Citizens meet coral gardening

12 10 2021

It is possible to cultivate corals in the sea like growing a nursery of trees to restore a burned forest. Cultivated corals grow faster than wild corals and can be outplanted to increase the healthy area of damaged reefs. Incorporated in projects of citizen science and ecotourism, this activity promotes environmental awareness about coral reefs, the marine ecosystem that is both the most biodiverse and the most threatened by global change.

When I finished by undergraduate studies in the 1980s, I met several top Spanish marine biologists to prospect my first job ever in academia. In all one-to-one interviews I had, I was asked what my interests were. And when I described that I wanted to study ways of modifying impacted marine ecosystems to restore their biodiversity, a well-known professor judged that my proposition was an inviable form of jardinería marina (marine gardening) ― those words made me feel embarrassed and have remained vivid in my professional imagination since. Neither the expert nor the young researcher knew at the time that we were actually talking about ecological restoration, a discipline that was being formalised exactly then by botanists in their pledge to recover pre-European conditions for North American grasslands (1).

Aspects of coral gardening. The photos show (top) a diver scraping off (with the aid of a toothbrush) algae, sponges and parasites that compete for light and nutrients with the coral fragments under cultivation along suspended ropes (Cousin Island, Seychelles), (middle) coral outplantings in the Gulf of Eliat (Red Sea) hosting a diverse community of fish that clean off the biofouling for free (21), and (bottom) a donor colony farmed off Onna (Okinawa, Japan) (12). Photos courtesy of Luca Saponari (Cousin), Buki Rinkevich (Eliat) and Yoshimi Higa / Onna Village Fishery Cooperative.

Today, the term coral gardening encompasses the suite of methods to cultivate corals (tiny colonial jellyfish with an external skeleton and a carnivorous diet) and to outplant them into the wild to boost the growth of coral reefs following perturbations (2). In the face of the decline of coral reefs globally, due to the combination of climate change, pollution, and overfishing (3), this type of mariculture has gathered momentum in the last three decades and is currently being applied to more than 100 coral species in all the main reefs of our seas and oceans (4-6).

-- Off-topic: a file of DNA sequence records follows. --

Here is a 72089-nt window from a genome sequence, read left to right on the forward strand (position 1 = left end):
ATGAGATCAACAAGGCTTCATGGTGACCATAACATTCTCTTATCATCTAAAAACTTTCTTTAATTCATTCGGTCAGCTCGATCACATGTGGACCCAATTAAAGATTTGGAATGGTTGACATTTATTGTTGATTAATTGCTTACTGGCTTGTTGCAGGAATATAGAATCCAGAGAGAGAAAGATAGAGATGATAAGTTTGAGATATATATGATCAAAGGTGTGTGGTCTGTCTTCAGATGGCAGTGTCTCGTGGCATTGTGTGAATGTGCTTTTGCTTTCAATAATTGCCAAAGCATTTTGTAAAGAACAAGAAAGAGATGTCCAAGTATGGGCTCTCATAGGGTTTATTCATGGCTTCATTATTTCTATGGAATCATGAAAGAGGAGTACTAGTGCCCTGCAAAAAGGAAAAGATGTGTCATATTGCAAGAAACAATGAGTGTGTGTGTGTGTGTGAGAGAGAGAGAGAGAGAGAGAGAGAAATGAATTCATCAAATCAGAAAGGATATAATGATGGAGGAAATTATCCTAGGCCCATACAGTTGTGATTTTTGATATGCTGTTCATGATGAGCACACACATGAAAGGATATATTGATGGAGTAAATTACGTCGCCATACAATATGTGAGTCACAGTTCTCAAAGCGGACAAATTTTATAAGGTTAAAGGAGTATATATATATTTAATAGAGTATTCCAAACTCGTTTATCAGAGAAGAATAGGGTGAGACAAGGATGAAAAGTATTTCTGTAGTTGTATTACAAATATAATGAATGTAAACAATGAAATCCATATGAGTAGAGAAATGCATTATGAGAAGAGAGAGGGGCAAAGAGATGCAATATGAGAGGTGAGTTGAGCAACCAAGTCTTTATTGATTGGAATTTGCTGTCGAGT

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Touchy-feely ecologists

18 04 2013

happy scientistOne of the many reasons I started this blog nearly five years ago was to engage both minds and hearts that my (and my colleagues’) scientific journal papers were failing to do. Of course we have emotional attachment to our areas of expertise (I’ve never met a good scientist who wasn’t passionate about what they studied) – but as Alejandro Frid encourages – we just have to transmit that emotional component better to our fellow human beings.

The title is not a joke about sensitive, New Age guys. I am quite serious about it. Though no academic superstar, I have been publishing in ecological and conservation journals for almost twenty years. I love the discipline. I’d hate to see it fail.

What I am talking about is this: ecologists read and write about ‘extinction’, ‘over-exploitation’, ‘climate change’ and so forth as a matter of routine. Yet at the same time, science journals are full of examples of how resources can be used more sustainably, of human behaviours that reduce the greenhouse gases that alter the climate and acidify the oceans, and of alternative economic models that value a healthy biosphere. So why do consumer apathy and political inertia still run the same old show?

I know, I know. Social scientists are working hard on this question (check out, for instance, just about any issue of Nature Climate Change). But what matters is not the rigorous answer that they might produce (we already know that it is 42 – Douglas Adams couldn’t be wrong); it is instead that most non-scientists probably don’t even care about the question. Read the rest of this entry »